This has been a tough diabetes week for me. After getting back from vacation during the second week of August, we had a guest come over and visit for a week. We spent quite a bit of time out and about, which means I had to dine out a couple of times. Of course, with the outings and not knowing exactly what’s in the food come the rises and falls in blood glucose that my body hates. Even though my numbers never ended up high, they were higher than usual, which then ends up affecting my numbers all week. Slowly getting back on track but it takes a couple of days to get my blood glucose levels back to where they should be as even when I’m in the range I want to be in my liver just keeps dumping out glucose whenever it detects I am dropping too quickly and thinks I am low. Ugh! I have to say, the NovoPen Echo has been extremely useful to get back on track. Having the ability to add that extra half unit during certain meals has been extremely helpful. I love my NovoPen Echo!
Among other things, I met with my Diabetes Educator/Dietitian and with my Diabetes Educator Nurse this week for follow-ups. My Diabetes Educator/Dietitian gave me some good advice on using Dexcom data to figure out when I’ll need to take more or less insulin for meals to avoid spikes and adjustments to make to my basal on days when I know I am going to be more active, which I think will be helpful. With my Diabetes Educator Nurse, we took a look at my Dexcom data to see if any adjustments needed to be made to dosages or whatnot. No dosage adjustments necessary for now. Will continue with my current 6 units of basal (Lantus) and insulin to carb ratio of 1:20 for my meal-time insulin (Novolog).
Both my Dietitian/DE and DE Nurse thought that my blood glucose fluctuations are pretty small and look like “normal person without diabetes” fluctuations for the most part=small rises and falls blood glucose, no highs, and very few lows. However, it takes a lot of work and sacrifice to achieve that so we also talked about how maintaining my numbers has been impacting me and how it seems to be taking over my life. They say it gets easier with time to cope with the diagnosis of a chronic condition, but for me that really hasn’t happened. I am a problem solver and like finding solutions to problems. The thought that I can’t “fix” what is broken in my body is overwhelming at times, especially since I am extremely sensitive to blood glucose fluctuations and these can make me feel quite crummy at times. I try to control as many variables as I can to avoid the fluctuations that make me feel awful, but it has honestly become a part time job and I am exhausted. I feel like I don’t have much time for myself anymore due to all the time I have to spend tending to my diabetes (cooking, prepping lunches and snacks, logging blood glucose numbers and meals for my appointments, intensive exercising) and that really has to change.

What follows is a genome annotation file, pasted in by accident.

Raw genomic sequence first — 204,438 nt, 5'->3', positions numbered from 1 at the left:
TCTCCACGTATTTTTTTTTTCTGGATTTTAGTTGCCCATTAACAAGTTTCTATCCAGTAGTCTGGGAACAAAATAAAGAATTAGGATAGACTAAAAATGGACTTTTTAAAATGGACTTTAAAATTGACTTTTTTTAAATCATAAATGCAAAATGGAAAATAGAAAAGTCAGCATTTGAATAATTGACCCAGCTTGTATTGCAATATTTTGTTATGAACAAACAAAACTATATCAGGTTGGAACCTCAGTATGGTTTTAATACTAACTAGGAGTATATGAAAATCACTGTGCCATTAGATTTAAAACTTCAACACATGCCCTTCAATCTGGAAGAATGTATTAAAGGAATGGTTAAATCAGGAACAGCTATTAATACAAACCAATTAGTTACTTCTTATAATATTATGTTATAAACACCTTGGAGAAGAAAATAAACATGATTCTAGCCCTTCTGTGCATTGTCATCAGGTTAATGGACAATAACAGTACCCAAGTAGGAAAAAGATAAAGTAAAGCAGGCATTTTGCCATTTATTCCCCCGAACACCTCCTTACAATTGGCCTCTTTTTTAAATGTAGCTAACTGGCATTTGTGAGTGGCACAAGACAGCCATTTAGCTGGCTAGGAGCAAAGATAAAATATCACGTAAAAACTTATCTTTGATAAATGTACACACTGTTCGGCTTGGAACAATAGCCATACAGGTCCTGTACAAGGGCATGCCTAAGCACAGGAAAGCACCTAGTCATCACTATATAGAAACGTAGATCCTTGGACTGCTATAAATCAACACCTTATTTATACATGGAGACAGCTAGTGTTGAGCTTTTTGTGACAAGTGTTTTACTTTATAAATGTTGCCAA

My Diabetes Educator Nurse said that maybe some therapy where I could talk to someone could be beneficial for me. Not sure that this will fix all my diabetes problems, but I think it may be helpful. I agreed to trying out therapy. Therefore, she is going to talk to my endocrinologist to get the referral. It seems this therapist works specifically with people with chronic conditions like chronic pain and diabetes, which is great. She leads a group for people with diabetes as well. Her main focus is working with people that do not take care of their diabetes though so I think I will be a completely different challenge as I try to maintain control that is extremely tight. We’ll see how this goes. I have been to counseling in the past for other reasons and didn’t really feel like I got much out of it. I hope it’s different this time. Will post with an update once I attend my first session. 🙂